“The conduct of the US authorities in Fiji regarding the Amadea has been appalling,” he wrote in a draft he never filed because the appeals court took up the case.
A Justice Department official, who was not authorized to discuss the case by name and spoke to the AP on condition of anonymity, said the U.S. officers who boarded the ship l did so under a valid warrant and were accompanied by Fijian authorities throughout.
There were “further procedures after the initial warrant approval,” the official acknowledged, adding that the United States had acted correctly under US and Fijian law.
The official said other allegations such as bribery were categorically false.
“We are looking to enter into contracts with various service providers for the transportation of the vessel,” the official said. “The characterization of these contract negotiations as anything other than that is baseless.”
In court documents, the FBI claims that Kerimov, an economist and former Russian politician, is the true owner of the Amadea, which is 106 meters (348 feet) long and includes a live lobster tank, hand-painted piano hand, a swimming pool and a large helipad.
Kerimov made his fortune investing in Russian gold producer Polyus, with Forbes magazine valuing his net worth at $15.6 billion.
The United States first sanctioned him in 2018 after he was detained in France and accused of money laundering there, sometimes arriving with suitcases stuffed with 20 million euros.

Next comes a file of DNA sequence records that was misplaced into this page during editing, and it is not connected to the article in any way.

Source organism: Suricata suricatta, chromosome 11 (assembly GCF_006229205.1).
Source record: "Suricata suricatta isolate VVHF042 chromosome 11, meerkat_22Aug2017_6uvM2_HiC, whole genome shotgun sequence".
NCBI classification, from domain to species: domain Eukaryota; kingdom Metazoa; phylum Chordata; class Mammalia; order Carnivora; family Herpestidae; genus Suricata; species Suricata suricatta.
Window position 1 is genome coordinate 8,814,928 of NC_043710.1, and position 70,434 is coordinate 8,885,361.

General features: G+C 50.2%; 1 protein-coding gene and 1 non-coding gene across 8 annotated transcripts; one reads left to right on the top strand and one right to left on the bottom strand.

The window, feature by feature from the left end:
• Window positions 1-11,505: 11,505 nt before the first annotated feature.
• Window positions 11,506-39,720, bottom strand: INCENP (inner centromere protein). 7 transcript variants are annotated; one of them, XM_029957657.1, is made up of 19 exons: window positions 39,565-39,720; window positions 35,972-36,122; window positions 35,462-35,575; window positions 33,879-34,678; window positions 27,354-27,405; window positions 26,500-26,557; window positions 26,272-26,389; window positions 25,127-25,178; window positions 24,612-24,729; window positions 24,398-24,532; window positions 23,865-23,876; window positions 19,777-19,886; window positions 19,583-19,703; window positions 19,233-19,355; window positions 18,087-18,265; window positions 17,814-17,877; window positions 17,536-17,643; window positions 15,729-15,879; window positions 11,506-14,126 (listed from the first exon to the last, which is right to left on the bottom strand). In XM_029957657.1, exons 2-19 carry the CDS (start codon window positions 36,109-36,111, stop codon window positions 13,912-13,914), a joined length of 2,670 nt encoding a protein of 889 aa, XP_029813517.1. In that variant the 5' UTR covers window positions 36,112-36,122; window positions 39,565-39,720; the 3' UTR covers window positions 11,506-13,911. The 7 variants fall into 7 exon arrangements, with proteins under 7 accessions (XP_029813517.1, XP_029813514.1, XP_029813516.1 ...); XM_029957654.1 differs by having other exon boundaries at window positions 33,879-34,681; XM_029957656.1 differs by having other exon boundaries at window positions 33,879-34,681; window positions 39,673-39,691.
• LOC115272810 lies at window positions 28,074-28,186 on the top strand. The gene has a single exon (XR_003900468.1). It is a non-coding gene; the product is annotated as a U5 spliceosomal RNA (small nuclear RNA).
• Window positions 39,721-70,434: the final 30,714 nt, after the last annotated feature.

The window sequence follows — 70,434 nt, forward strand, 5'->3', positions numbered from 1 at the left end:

The United States acknowledges that the documents appear to show Khudainatov as the owner, but says he is also the paper owner of a second, even larger superyacht, the Scheherazade, which has been linked to Russian President Vladimir Putin. The United States wonders if Khudainatov could really afford two superyachts with a total value of more than a billion dollars.
“The fact that Khudainatov is presented as the owner of two of the largest superyachts ever registered, both linked to sanctioned individuals, suggests that Khudainatov is being used as a clean, unauthorized straw owner to conceal the true beneficial owners,” said the FBI. written in a court affidavit.
The US claims it was Kerimov who secretly purchased the Amadea last year through shell companies. The FBI said a search warrant in Fiji revealed messages on the ship’s computers that pointed to Kerimov. Emails showed that Kerimov’s children were on the ship this year and the crew used codenames – G0 for Kerimov, G1 for his wife, G2 for his daughter, etc.
Ownership of the Kerimov family was evident in the changes they made to the superyacht, such as the addition of electrical outlets in her bathrooms, and their involvement in approving the new pizza oven and spa bed, the FBI said. The crew members discuss a possible “next G0 guest trip” noting that he wants the fastest jet skis available – so they will have to buy new jet skis.
In his appeal, Haniff argues that the US deal is based on rumors spread by anonymous crew members, and that there is no evidence that Khudainatov could not afford to invest in two superyachts.
FBI evidence only shows that Kerimov’s family may have been invited onto the boat, he said.
“It’s a small thing,” Haniff wrote in her appeal. “The super-rich are a tribe who live different lives from others: they are given privileges and luxuries in goods and services that are far removed from ordinary experience. It says nothing to suggest ownership.
In a week or two, the Court of Appeal should decide what happens next to the Amadea.
Eric Tucker in Washington contributed to it.